Veronica is proud to be of Sierra Leonean ancestry and counts her trip home as the most important of her life. She now writes from North Carolina, where she eschews rollerballs for fountain pens and fine paper. Other untreated addictions include chocolate and cupcakes.
Recommended Reading: Bacchanal.
Evil lives in a traveling carnival roaming the Depression-era South. But the carnival’s newest act, a peculiar young woman with latent magical powers, may hold the key to defeating it. Her time has come.
Abandoned by her family, alone on the wrong side of the color line with little to call her own, Eliza Meeks is coming to terms with what she does have. It’s a gift for communicating with animals. To some, she’s a magical tender. To others, a she-devil. To a talent prospector, she’s a crowd-drawing oddity. And the Bacchanal Carnival is Eliza’s ticket out of the swamp trap of Baton Rouge.
Among fortune-tellers, carnies, barkers, and folks even stranger than herself, Eliza finds a new home. But the Bacchanal is no ordinary carnival. An ancient demon has a home there, too. She hides behind an iridescent disguise. She feeds on innocent souls. And she’s met her match in Eliza, who’s only beginning to understand the purpose of her own burgeoning powers.
Only then can Eliza save her friends, find her family, and fight the sway of a primordial demon preying upon the human world. Rolling across a consuming dustbowl landscape, Eliza may have found her destiny.
For more about Veronica, visit http://www.veronicahenry.net or follow her on Twitter @veronicawrites.
Kate Maruyama suggests:
Nelly Geraldine García-Rosas is a Mexican science fiction, fantasy, and horror writer. She is now living in California with her husband. Her short stories have appeared in Clarkesworld, as well as anthologies like The Apex Book of World SF 3 and She Walks in Shadows. She is part of the Clarion West class of 2019 where she was awarded the Octavia E. Butler Memorial Scholarship by the Carl Brandon Society.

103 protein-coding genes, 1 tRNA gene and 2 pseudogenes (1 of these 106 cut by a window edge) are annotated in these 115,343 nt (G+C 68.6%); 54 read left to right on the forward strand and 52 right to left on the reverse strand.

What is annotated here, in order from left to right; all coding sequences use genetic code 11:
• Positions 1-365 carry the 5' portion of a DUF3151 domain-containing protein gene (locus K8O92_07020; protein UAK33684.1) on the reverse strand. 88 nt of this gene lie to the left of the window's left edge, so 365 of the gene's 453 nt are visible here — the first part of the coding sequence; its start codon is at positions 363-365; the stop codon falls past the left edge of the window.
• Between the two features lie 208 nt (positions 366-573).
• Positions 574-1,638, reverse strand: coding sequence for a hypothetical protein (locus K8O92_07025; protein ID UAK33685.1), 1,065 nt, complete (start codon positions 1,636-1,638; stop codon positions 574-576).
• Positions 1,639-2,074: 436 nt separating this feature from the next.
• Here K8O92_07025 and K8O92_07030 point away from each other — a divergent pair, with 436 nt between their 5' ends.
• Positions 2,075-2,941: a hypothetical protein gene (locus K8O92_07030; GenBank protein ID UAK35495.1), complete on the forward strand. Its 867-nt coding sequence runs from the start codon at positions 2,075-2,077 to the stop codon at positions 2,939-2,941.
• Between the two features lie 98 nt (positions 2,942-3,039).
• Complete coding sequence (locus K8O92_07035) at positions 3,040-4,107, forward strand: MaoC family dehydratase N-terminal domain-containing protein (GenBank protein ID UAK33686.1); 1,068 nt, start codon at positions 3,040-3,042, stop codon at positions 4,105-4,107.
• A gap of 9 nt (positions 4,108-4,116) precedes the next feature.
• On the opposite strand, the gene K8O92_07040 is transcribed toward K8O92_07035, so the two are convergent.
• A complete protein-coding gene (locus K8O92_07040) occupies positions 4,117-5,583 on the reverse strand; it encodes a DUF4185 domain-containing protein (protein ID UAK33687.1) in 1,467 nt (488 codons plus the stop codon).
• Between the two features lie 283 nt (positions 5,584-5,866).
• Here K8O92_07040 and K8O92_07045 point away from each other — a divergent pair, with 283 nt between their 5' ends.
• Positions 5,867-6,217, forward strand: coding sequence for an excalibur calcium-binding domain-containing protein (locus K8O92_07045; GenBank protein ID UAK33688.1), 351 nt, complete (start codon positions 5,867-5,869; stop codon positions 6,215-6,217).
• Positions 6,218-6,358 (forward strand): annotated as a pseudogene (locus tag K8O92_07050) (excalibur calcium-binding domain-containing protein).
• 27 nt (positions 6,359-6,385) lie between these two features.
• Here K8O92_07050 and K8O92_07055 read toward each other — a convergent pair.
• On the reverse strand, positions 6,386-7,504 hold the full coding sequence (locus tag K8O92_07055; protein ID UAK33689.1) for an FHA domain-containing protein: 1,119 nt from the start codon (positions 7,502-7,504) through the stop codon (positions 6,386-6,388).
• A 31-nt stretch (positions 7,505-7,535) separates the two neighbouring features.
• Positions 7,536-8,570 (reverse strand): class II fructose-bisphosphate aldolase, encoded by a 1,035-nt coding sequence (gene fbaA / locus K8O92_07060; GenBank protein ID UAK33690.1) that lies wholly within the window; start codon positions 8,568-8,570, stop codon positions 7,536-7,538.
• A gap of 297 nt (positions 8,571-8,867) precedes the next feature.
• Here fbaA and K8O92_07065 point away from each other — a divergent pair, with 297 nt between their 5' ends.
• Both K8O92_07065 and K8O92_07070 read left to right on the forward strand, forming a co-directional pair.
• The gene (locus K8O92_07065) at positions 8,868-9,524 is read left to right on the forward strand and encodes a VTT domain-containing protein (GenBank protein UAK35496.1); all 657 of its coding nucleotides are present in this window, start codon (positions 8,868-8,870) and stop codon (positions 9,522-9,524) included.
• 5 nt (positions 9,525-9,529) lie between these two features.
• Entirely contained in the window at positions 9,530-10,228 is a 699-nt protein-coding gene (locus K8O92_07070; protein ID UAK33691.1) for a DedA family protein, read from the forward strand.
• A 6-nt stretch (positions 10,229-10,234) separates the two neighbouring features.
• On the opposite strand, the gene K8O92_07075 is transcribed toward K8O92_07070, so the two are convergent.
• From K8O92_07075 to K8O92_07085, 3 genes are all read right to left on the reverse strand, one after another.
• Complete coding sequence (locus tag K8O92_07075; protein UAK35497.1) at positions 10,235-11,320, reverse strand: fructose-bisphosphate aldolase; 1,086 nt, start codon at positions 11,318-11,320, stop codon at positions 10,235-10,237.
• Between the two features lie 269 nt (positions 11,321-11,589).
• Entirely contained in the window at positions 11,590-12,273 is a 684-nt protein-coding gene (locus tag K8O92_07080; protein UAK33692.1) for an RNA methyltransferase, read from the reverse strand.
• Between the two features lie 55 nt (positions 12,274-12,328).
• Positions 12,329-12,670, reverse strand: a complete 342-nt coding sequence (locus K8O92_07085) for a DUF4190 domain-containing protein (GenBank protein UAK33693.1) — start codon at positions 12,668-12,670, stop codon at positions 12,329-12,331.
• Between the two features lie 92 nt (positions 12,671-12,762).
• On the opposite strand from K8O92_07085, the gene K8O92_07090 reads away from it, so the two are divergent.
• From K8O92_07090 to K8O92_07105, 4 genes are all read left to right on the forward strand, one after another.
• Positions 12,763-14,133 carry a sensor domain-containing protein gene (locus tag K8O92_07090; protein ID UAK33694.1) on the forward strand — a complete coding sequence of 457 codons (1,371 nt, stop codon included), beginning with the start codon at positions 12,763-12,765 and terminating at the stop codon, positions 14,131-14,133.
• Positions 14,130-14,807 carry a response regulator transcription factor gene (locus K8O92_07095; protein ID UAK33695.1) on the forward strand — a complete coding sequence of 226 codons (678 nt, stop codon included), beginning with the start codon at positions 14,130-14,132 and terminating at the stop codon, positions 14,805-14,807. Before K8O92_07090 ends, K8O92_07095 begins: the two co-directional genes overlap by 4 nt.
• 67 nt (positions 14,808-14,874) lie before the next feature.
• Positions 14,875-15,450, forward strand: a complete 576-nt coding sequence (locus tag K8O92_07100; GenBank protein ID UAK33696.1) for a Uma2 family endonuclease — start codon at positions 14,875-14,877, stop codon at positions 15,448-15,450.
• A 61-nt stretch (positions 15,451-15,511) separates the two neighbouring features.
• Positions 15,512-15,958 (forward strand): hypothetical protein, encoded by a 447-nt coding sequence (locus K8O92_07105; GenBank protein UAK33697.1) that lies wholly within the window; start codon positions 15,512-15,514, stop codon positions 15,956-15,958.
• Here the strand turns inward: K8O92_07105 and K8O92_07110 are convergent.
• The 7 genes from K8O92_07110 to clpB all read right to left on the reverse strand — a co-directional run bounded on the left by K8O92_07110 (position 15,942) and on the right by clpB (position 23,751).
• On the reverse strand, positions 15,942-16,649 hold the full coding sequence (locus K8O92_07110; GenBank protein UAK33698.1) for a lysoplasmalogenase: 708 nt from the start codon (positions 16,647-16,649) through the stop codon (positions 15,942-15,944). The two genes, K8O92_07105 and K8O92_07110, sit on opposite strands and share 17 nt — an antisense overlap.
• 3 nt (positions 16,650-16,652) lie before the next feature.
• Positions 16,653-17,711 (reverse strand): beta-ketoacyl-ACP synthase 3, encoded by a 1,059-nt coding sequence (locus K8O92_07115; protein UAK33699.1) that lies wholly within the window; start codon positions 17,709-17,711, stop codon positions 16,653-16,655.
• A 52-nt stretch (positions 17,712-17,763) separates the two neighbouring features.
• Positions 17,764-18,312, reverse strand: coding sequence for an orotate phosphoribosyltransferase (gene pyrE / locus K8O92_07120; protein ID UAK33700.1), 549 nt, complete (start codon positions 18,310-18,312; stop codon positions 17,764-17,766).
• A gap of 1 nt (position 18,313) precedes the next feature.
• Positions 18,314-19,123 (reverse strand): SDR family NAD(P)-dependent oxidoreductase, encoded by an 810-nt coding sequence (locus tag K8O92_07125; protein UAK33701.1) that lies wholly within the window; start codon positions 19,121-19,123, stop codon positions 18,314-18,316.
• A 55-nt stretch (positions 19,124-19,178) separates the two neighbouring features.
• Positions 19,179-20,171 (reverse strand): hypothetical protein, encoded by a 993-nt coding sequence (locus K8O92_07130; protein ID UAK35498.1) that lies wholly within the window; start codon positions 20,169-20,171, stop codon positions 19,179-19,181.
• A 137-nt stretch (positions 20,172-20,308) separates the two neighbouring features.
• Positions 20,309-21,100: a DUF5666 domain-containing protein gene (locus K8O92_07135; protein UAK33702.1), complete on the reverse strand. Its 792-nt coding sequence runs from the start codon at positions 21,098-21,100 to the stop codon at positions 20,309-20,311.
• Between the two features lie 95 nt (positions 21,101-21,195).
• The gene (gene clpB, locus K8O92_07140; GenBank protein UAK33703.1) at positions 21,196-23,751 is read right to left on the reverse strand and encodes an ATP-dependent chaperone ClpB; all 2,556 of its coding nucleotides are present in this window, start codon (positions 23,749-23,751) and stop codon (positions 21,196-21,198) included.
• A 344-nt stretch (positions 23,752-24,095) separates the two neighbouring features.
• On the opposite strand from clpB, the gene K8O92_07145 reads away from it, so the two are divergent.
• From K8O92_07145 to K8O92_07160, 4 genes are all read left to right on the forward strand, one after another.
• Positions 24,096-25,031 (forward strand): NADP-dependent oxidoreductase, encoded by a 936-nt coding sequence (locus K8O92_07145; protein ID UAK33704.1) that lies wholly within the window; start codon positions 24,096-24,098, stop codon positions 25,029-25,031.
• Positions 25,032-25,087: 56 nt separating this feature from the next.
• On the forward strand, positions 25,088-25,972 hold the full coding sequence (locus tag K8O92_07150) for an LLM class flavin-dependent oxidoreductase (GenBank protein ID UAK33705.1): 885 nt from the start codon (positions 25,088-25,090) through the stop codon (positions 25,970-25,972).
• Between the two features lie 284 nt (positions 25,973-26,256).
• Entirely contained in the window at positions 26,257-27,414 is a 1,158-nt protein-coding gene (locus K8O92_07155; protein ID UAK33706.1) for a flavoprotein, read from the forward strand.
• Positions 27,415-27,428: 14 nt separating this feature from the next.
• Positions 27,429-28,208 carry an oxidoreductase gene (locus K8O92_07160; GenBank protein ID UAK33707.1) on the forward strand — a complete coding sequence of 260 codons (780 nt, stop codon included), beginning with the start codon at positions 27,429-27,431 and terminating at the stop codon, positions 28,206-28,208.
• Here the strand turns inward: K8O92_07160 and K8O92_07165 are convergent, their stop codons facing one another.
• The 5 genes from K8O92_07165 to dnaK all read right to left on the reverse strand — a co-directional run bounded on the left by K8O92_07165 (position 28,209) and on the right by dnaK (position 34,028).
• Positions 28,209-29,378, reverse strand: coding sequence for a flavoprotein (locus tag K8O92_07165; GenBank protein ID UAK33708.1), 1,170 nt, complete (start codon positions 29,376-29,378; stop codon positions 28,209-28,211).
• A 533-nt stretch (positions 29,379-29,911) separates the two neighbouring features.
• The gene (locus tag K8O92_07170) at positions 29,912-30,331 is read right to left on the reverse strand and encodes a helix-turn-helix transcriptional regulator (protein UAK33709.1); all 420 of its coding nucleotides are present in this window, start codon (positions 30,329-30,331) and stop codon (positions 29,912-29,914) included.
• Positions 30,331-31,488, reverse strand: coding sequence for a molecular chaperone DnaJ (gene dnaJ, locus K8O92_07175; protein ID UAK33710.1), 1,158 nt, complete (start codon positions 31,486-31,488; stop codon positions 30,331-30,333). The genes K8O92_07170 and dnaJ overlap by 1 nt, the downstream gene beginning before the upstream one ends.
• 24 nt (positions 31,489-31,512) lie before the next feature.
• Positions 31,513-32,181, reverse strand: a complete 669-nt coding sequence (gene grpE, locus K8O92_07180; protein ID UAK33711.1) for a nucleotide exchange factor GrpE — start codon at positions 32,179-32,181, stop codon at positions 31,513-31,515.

Recommended reading: “Tloque Nahuaque.”
Read: https://innsmouthfreepress.com/fiction-tloque-nahuaque/ or listen on Escape Pod: https://escapepod.org/2021/03/18/escape-pod-776-tloque-nahuaque/.
They built an underground temple. A well of Babel sinking into the gloomy ground at 175 metres of depth. They wanted, like the Biblical architects, to know the unknowable, to discover the origin, reproduce Creation.
The desire to unravel the nature of the Everything floated permanently in the controlled environment of the laboratory. Hundreds of fans and machines emitted a constant buzzing, which the investigators called the “silence of the abyss.” This, combined with the smell of burnt iron, gave the ominous sensation of finding oneself in space. Doctor Migdal lay upon a nest made of coloured cables and, with eyes closed, fantasised that his body, weightless, floated, pushed by the breeze of the ventilation.
Sometimes, he would imagine that he was being attracted by a very narrow tube, a cafeteria straw, the ink container of a pen, or a bleeding artery. His feet, near the edge of the conduit, would feel a titanic weight that would pull him and make him push through the small space. Migdal could see how he would turn into a thick strand of subatomic particles that would extend forever.